Deals and Discounts - We purchased our park passes through the Disney website. We didn't use a Disney travel agent and we didn't buy any packages that would include meal plans or accommodation. Perhaps, had we researched more, we would have found some discounts and saved a bit of money. Or perhaps not.

The Pros of Not Planning

Cheaper Dinners Off-site - Ultimately, we gave up on eating dinner within the Disney complex. We did eat lunch most days within the parks with minimal wait times. We had sit down meals at the Moroccan restaurant in Epcot Center and an interesting African/Asian fusion restaurant in Magic Kingdom (The Skipper Canteen). We also had several counter-service lunches of varying quality. For lunch, make sure you eat as early as possible, because lines get longer as the day progresses.

For dinners, we had a wide variety of experiences. We enjoyed an all-you-can-eat buffet in an off-site hotel (The Gaylord Palms) that was a fraction of the price of those on the Disney grounds. We also ordered pizza one night, and made a meal in our condo, all cheaper options than anything we found within Disney World.

Flexibility - Our limited planning allowed us the flexibility to change our plans based on weather or our child's temperament. We switched two days we were in parks because of the weather. If we needed to slow down, we could spend some time at a relaxing activity or just linger on a bench. If it rained, we could find indoor activities and not feel like we were missing the park's "must-see" activities.

So, in the end, do you really need to plan your Disney World vacation?

The Castle at Magic Kingdom, Disney WorldMagic Kingdom, Disney World, Orlando
There are benefits to planning. If you want to dine at specific restaurants or enjoy a "character meal" you'll need to make reservations well in advance. If you are adamant about going on every ride or meeting specific Disney characters, then scheduling those activities with Fastpasses can help. There may also be some cost savings if you research various packages that include accommodation, admission, and meal plans.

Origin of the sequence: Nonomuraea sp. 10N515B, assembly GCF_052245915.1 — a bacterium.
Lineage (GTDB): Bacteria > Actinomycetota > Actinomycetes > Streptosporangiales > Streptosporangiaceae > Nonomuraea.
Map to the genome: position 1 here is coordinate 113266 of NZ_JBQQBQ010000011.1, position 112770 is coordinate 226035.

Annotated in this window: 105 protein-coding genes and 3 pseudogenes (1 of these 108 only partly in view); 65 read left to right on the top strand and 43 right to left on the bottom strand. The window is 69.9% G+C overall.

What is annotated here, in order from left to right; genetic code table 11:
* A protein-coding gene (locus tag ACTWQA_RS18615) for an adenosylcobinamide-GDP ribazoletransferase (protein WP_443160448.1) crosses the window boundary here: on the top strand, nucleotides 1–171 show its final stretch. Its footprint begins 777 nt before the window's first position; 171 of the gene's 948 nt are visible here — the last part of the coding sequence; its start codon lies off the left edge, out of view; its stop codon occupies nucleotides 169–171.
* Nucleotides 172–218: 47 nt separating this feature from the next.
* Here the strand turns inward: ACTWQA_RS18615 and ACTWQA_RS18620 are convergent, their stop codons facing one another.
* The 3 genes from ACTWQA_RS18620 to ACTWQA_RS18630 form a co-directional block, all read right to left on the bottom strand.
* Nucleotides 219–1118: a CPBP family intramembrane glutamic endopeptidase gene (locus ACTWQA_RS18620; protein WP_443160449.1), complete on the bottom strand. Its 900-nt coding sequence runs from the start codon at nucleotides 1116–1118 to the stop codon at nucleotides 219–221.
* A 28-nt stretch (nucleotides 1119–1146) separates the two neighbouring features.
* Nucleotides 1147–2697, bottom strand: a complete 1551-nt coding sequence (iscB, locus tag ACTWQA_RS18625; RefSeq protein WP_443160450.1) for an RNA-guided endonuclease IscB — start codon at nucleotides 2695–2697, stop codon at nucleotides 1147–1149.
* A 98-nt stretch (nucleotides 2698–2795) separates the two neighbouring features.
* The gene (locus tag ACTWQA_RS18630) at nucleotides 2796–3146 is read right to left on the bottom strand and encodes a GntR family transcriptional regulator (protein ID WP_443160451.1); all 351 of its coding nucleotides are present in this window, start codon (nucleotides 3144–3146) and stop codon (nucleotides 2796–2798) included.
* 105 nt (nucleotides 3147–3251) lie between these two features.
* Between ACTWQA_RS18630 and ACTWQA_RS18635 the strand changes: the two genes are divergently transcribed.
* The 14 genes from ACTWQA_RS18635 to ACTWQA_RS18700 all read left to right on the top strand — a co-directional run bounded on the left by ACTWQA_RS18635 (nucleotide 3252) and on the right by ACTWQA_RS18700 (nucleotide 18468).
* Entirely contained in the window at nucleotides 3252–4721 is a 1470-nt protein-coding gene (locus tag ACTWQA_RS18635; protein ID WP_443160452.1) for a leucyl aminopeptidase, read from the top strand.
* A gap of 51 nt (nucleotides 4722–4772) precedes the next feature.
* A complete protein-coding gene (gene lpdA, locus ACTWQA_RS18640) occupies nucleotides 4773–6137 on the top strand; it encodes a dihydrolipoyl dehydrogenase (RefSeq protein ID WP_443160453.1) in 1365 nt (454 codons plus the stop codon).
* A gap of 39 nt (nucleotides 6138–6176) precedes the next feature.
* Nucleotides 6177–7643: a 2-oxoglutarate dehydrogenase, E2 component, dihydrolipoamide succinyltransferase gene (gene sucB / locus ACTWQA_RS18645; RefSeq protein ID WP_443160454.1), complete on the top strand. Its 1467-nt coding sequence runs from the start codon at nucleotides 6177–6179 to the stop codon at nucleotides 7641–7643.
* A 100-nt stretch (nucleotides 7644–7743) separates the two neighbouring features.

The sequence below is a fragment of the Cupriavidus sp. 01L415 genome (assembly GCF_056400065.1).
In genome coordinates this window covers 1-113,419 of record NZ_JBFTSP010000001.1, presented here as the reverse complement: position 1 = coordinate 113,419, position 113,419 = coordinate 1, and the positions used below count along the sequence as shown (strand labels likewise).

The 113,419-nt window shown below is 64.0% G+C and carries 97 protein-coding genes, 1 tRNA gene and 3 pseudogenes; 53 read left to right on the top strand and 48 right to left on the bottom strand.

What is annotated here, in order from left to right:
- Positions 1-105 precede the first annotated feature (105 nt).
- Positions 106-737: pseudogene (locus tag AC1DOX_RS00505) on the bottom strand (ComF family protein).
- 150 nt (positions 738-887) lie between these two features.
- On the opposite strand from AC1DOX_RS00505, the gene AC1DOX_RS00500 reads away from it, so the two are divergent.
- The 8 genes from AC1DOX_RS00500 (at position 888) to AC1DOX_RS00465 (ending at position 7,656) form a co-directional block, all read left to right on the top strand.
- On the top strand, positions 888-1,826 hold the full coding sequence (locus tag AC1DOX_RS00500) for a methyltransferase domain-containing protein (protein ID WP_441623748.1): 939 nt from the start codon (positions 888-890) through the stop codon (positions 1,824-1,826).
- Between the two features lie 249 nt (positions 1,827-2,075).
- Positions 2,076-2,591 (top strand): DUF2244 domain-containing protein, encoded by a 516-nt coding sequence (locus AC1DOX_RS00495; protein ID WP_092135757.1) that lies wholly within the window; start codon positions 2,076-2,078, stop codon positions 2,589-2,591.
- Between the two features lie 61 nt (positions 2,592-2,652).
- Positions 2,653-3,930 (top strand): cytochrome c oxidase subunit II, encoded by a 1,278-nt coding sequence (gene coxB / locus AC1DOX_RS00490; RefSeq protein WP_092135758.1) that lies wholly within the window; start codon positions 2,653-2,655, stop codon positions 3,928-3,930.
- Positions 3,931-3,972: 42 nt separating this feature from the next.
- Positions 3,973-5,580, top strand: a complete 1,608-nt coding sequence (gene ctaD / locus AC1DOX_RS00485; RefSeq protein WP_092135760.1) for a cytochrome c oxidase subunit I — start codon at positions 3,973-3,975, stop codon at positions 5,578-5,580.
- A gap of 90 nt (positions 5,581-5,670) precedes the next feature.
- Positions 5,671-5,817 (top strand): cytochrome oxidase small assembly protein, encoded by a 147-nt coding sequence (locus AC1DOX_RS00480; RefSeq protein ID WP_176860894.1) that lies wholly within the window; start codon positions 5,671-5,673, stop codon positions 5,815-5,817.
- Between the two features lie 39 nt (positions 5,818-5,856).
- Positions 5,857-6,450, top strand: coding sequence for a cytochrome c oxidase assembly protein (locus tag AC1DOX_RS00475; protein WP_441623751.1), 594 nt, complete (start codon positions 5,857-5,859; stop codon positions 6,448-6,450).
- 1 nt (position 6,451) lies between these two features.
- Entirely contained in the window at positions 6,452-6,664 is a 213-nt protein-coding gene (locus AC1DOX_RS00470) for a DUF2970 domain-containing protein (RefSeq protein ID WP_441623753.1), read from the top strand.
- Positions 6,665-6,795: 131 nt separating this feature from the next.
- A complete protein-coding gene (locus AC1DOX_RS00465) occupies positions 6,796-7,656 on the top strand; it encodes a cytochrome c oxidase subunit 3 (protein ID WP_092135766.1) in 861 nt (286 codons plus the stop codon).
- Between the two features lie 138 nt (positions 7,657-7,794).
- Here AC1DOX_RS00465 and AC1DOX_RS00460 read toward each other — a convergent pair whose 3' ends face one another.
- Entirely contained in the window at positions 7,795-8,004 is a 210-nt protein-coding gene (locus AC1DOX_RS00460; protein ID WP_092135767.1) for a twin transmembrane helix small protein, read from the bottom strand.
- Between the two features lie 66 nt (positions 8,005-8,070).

But when it comes to your daily activities, Fastpasses, and rides, we personally saw little benefit to extensive planning. We changed several of our Fastpasses at the last minute and didn't even use some passes because the lines were shorter than we expected. At least one of our Fastpasses was changed for us because the ride (It's a Small World) was broken on our chosen day. We even changed which days we visited two of the parks because of the weather, and this had little impact on our experience.

Ultimately, this is Disney World, and even if you've meticulously planned your entire day, things will change. Rides will break, it will rain, or your kids will meltdown. Lines will be longer or shorter than expected. Whether you choose to plan everything in great detail, or just wing it, there will likely be at least one instance where you're running through the park and weaving through crowds with a screaming child to make your Fastpass time for a ride. It's just how it goes and it's part of the Disney experience.